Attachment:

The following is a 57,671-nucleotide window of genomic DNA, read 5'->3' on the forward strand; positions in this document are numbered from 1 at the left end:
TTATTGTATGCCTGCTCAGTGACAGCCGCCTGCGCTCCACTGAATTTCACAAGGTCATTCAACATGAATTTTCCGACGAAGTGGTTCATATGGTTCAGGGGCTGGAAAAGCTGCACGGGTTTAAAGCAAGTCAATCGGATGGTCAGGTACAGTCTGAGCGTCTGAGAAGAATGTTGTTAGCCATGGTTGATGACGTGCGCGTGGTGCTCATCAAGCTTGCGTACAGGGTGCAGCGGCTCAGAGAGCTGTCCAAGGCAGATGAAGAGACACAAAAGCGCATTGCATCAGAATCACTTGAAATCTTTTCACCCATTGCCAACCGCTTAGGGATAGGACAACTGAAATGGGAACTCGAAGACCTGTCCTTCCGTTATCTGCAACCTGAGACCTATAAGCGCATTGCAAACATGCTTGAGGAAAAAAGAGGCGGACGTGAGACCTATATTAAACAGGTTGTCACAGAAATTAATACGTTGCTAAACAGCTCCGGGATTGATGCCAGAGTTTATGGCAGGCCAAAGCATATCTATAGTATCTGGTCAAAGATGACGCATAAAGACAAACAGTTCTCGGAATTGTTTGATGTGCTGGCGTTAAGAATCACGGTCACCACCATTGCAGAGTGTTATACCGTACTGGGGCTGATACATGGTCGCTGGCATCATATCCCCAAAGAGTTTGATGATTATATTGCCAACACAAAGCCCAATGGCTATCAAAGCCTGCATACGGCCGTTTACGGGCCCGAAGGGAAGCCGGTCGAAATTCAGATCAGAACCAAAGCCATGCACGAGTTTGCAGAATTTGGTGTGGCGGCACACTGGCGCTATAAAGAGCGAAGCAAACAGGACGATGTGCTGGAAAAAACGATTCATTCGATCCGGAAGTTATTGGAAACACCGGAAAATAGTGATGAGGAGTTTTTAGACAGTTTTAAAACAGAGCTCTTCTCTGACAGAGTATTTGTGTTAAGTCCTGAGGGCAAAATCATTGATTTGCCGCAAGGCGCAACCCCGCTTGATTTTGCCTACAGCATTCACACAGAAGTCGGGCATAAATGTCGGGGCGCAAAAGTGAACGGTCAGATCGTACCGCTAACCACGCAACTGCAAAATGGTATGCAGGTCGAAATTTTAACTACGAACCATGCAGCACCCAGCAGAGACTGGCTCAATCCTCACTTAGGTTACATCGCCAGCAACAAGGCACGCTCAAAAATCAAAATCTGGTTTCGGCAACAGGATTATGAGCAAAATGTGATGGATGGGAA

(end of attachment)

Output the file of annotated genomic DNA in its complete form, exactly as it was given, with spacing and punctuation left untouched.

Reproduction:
The following is a 57,671-nucleotide window of genomic DNA, read 5'->3' on the forward strand; positions in this document are numbered from 1 at the left end:
TTATTGTATGCCTGCTCAGTGACAGCCGCCTGCGCTCCACTGAATTTCACAAGGTCATTCAACATGAATTTTCCGACGAAGTGGTTCATATGGTTCAGGGGCTGGAAAAGCTGCACGGGTTTAAAGCAAGTCAATCGGATGGTCAGGTACAGTCTGAGCGTCTGAGAAGAATGTTGTTAGCCATGGTTGATGACGTGCGCGTGGTGCTCATCAAGCTTGCGTACAGGGTGCAGCGGCTCAGAGAGCTGTCCAAGGCAGATGAAGAGACACAAAAGCGCATTGCATCAGAATCACTTGAAATCTTTTCACCCATTGCCAACCGCTTAGGGATAGGACAACTGAAATGGGAACTCGAAGACCTGTCCTTCCGTTATCTGCAACCTGAGACCTATAAGCGCATTGCAAACATGCTTGAGGAAAAAAGAGGCGGACGTGAGACCTATATTAAACAGGTTGTCACAGAAATTAATACGTTGCTAAACAGCTCCGGGATTGATGCCAGAGTTTATGGCAGGCCAAAGCATATCTATAGTATCTGGTCAAAGATGACGCATAAAGACAAACAGTTCTCGGAATTGTTTGATGTGCTGGCGTTAAGAATCACGGTCACCACCATTGCAGAGTGTTATACCGTACTGGGGCTGATACATGGTCGCTGGCATCATATCCCCAAAGAGTTTGATGATTATATTGCCAACACAAAGCCCAATGGCTATCAAAGCCTGCATACGGCCGTTTACGGGCCCGAAGGGAAGCCGGTCGAAATTCAGATCAGAACCAAAGCCATGCACGAGTTTGCAGAATTTGGTGTGGCGGCACACTGGCGCTATAAAGAGCGAAGCAAACAGGACGATGTGCTGGAAAAAACGATTCATTCGATCCGGAAGTTATTGGAAACACCGGAAAATAGTGATGAGGAGTTTTTAGACAGTTTTAAAACAGAGCTCTTCTCTGACAGAGTATTTGTGTTAAGTCCTGAGGGCAAAATCATTGATTTGCCGCAAGGCGCAACCCCGCTTGATTTTGCCTACAGCATTCACACAGAAGTCGGGCATAAATGTCGGGGCGCAAAAGTGAACGGTCAGATCGTACCGCTAACCACGCAACTGCAAAATGGTATGCAGGTCGAAATTTTAACTACGAACCATGCAGCACCCAGCAGAGACTGGCTCAATCCTCACTTAGGTTACATCGCCAGCAACAAGGCACGCTCAAAAATCAAAATCTGGTTTCGGCAACAGGATTATGAGCAAAATGTGATGGATGGGAA